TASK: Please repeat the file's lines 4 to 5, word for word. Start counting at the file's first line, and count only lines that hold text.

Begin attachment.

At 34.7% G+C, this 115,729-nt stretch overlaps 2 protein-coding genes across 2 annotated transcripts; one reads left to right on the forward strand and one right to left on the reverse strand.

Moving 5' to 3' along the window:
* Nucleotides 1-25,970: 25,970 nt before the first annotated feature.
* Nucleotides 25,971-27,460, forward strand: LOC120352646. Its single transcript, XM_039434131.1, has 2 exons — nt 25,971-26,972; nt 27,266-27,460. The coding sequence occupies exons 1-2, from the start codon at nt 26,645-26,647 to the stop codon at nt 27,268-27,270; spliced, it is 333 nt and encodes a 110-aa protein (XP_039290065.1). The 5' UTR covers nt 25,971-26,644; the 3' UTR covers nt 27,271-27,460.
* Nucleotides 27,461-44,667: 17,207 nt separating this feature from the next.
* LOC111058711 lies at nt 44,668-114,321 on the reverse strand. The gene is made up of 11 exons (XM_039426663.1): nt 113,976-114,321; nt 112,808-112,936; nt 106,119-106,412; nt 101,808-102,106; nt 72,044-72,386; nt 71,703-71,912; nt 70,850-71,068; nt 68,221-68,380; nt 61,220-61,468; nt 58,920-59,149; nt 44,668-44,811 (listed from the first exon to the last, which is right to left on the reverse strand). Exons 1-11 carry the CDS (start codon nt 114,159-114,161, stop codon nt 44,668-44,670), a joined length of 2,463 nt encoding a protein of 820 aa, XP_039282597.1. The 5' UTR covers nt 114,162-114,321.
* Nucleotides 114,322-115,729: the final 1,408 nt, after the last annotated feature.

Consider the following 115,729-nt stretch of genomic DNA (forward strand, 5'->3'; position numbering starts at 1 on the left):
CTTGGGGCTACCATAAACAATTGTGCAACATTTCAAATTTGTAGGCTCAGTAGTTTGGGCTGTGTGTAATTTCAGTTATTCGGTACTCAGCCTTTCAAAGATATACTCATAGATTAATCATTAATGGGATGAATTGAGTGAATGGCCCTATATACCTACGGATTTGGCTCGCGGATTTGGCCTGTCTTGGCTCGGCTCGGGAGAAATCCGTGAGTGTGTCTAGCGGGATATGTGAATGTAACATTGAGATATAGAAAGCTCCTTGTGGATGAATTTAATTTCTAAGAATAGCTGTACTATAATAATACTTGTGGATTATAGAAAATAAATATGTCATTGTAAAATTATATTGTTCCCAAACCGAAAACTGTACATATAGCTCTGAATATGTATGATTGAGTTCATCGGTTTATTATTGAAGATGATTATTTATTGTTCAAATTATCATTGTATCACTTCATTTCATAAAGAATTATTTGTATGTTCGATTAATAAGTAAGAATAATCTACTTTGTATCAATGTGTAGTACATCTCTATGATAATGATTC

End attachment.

* Nucleotides 25,971-27,460, forward strand: LOC120352646. Its single transcript, XM_039434131.1, has 2 exons — nt 25,971-26,972; nt 27,266-27,460. The coding sequence occupies exons 1-2, from the start codon at nt 26,645-26,647 to the stop codon at nt 27,268-27,270; spliced, it is 333 nt and encodes a 110-aa protein (XP_039290065.1). The 5' UTR covers nt 25,971-26,644; the 3' UTR covers nt 27,271-27,460.
* Nucleotides 27,461-44,667: 17,207 nt separating this feature from the next.